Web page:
While the warranty for LP is phenomenal (Click here to read it), if you don’t stay on top of caulking maintenance you will void the warranty. Areas that need to be re-caulked roughly every 3-5 years are around windows, corners, and any trim details. Most installers familiar with LP Smartside will do a “healthy” amount of caulking when they install – They know it might be an easy, but detrimental, thing to slip the homeowner’s mind.

Conclusion

If you are looking for siding product this actually made out of wood – LP Smartside is the product for you! It looks just like cedar siding, comes in many wider reveals, impact resistant, requires minimal maintenance compared to real wood siding.

 

Next Up: James Hardie Fiber Cement Siding

house with three gables all with blue fiber cement straight edged shake
AFTER – Carlson Exteriors removed faux stucco from the gables on this Peoria, IL house. It was replaced with James Hardie fiber cement shake

Click here to read “Comparing Hard Boards: Part 1”

Should I Be My Own General Contractor? Part 3

Quick recap, you’ve weighed the pros and cons and chose to be your own General Contractor (GC); you’ve also jumped the initial insurance and bank hurdles. Now it’s time to find contractors to give you estimates. As a general rule of thumb 3-5 estimates are a good comparison. Start with 3 and if you have one estimate that is drastically different (low or high) get another estimate; or if one contractor you met with made you feel uncomfortable, get another estimate. The goal is to feel confident in the contractor and their crew’s ability to do quality work.

When picking subcontractors, look for companies that can offer full service within their interior or exterior fields. The more they can do the less contractors you have to coordinate schedules through. For example, if you find a roofing company that also offers siding and gutters, get estimates for all three. If you go with a multi-service company, they will schedule the workers accordingly and if any delays arise they already know and will accommodate, again, less work for you as the GC. Look for companies with a reputable background, local office, have longevity, and have all the necessary licenses per state requirements. A good place to start is to call around to builders and ask for recommendations or who does their work.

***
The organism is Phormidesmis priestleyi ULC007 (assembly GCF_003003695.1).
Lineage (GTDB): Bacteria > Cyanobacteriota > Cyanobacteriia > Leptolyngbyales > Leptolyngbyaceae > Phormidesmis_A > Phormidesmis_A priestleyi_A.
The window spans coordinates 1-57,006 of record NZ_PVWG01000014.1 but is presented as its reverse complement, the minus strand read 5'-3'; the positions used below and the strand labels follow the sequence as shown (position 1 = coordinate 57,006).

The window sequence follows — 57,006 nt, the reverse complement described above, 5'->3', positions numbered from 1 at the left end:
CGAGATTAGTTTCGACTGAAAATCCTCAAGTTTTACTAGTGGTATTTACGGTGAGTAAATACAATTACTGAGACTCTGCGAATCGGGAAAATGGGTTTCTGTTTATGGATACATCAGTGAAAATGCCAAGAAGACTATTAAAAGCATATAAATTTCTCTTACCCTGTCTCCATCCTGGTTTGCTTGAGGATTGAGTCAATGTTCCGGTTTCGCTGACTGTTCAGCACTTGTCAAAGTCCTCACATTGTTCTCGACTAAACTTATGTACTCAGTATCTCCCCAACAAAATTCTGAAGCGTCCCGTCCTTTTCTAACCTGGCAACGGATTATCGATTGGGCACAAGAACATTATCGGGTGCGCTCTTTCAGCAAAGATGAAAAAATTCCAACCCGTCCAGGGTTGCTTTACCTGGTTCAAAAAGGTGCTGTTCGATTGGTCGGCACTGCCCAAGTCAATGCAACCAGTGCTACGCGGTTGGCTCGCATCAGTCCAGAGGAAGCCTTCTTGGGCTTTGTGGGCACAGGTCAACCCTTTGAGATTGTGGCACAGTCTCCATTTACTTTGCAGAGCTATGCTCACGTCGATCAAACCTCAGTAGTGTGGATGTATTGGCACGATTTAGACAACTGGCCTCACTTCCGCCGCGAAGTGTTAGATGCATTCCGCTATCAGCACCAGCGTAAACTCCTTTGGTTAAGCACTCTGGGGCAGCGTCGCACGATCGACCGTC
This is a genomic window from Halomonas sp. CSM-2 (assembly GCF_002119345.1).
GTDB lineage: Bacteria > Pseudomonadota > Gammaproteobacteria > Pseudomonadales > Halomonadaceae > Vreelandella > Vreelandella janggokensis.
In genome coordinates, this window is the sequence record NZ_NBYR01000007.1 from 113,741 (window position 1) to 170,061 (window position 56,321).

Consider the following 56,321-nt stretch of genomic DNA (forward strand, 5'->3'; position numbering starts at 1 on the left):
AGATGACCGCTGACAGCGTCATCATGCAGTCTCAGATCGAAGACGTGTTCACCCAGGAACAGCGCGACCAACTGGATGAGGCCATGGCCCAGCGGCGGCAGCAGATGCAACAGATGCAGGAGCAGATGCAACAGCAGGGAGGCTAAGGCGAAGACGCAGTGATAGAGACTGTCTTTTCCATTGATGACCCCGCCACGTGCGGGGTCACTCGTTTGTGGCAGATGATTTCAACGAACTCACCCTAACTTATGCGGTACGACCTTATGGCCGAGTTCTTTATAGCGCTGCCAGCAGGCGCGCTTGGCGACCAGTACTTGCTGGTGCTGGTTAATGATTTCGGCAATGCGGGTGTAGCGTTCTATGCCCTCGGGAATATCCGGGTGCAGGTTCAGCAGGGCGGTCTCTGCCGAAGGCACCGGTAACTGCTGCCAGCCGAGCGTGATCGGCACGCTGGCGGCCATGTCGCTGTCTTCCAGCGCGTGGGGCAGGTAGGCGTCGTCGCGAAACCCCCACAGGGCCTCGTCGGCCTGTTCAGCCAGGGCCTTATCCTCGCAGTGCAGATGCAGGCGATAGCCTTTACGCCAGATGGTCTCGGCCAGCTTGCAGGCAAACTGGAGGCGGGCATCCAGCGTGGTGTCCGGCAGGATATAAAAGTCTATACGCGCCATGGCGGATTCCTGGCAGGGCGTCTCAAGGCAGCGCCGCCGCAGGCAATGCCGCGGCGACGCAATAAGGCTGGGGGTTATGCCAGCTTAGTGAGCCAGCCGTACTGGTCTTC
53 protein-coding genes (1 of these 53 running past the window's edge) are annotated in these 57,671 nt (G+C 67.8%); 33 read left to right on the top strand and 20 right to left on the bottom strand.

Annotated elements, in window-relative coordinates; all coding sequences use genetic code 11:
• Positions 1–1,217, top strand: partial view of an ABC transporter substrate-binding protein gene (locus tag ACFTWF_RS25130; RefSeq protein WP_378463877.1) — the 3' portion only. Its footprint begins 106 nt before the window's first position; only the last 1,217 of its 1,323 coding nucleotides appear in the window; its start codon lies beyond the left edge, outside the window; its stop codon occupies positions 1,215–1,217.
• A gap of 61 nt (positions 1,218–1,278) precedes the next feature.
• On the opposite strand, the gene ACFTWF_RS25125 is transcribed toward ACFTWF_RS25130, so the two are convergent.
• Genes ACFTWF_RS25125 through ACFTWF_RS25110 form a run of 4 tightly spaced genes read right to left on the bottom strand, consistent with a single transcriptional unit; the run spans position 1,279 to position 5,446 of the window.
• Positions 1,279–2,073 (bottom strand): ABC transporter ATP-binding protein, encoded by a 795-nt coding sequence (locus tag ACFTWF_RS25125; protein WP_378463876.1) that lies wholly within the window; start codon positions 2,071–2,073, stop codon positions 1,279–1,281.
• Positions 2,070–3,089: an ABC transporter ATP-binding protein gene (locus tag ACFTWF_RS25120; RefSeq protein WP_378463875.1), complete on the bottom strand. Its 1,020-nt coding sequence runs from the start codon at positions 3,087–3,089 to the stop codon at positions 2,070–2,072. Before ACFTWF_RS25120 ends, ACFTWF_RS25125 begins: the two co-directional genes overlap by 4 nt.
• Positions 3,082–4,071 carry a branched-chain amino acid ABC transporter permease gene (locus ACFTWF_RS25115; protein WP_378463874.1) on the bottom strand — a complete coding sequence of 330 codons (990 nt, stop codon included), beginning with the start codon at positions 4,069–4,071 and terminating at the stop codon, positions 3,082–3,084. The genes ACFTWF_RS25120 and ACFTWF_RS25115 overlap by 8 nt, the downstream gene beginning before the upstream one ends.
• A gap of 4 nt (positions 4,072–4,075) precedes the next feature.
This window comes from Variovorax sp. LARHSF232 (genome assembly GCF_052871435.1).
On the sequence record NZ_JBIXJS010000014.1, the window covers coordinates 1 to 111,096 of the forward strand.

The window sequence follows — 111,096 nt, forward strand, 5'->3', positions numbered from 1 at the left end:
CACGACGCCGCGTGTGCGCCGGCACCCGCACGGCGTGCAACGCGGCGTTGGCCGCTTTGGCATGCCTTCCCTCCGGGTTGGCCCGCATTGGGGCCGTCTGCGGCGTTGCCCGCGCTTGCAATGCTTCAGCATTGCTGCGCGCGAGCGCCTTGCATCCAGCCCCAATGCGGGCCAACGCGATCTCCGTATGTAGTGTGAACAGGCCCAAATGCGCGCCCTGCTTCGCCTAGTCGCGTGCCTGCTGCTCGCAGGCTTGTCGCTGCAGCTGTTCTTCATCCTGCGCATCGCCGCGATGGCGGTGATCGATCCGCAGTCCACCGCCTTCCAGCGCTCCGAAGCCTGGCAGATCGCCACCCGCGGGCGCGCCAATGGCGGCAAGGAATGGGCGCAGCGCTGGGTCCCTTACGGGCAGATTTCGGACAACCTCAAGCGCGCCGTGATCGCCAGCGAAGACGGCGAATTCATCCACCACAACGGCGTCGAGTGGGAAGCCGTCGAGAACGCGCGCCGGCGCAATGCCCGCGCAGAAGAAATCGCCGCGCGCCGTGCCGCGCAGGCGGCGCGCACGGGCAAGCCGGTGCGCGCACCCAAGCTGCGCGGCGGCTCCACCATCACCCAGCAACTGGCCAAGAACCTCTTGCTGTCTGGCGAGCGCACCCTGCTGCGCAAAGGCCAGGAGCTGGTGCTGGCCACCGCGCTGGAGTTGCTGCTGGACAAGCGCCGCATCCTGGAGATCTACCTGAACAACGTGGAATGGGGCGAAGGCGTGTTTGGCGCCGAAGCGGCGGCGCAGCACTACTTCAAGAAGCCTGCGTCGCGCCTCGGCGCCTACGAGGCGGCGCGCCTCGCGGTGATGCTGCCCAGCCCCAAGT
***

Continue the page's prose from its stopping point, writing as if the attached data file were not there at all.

Many homeowners think they can shop around and purchase materials cheaper than the contractors. However, this is rarely the case, and if it is the case, you might be looking at lower quality materials. The reason? Many contractors have a standing relationship with their supplier and get discounted rates based on the annual volume of materials that contractor buys from that supplier. Contractors often purchase their materials in bulk, which results in a discount. If you decide you still want to purchase the materials yourself, you are in charge of determining the amount of materials and what materials for the job. If the contractor installing the work is NOT providing the material, they will not spend the extra time coming up with a material list for you (unless otherwise compensated). If any additional material is needed while installing, whoever purchased the materials is required to supplement. If the contractor supplies the material, they can arrange for the supplier to send the needed material quicker than calling you, the GC, to get it. If you do decide to still purchase the materials yourself, shop a few different suppliers and make sure the quality of products are equal.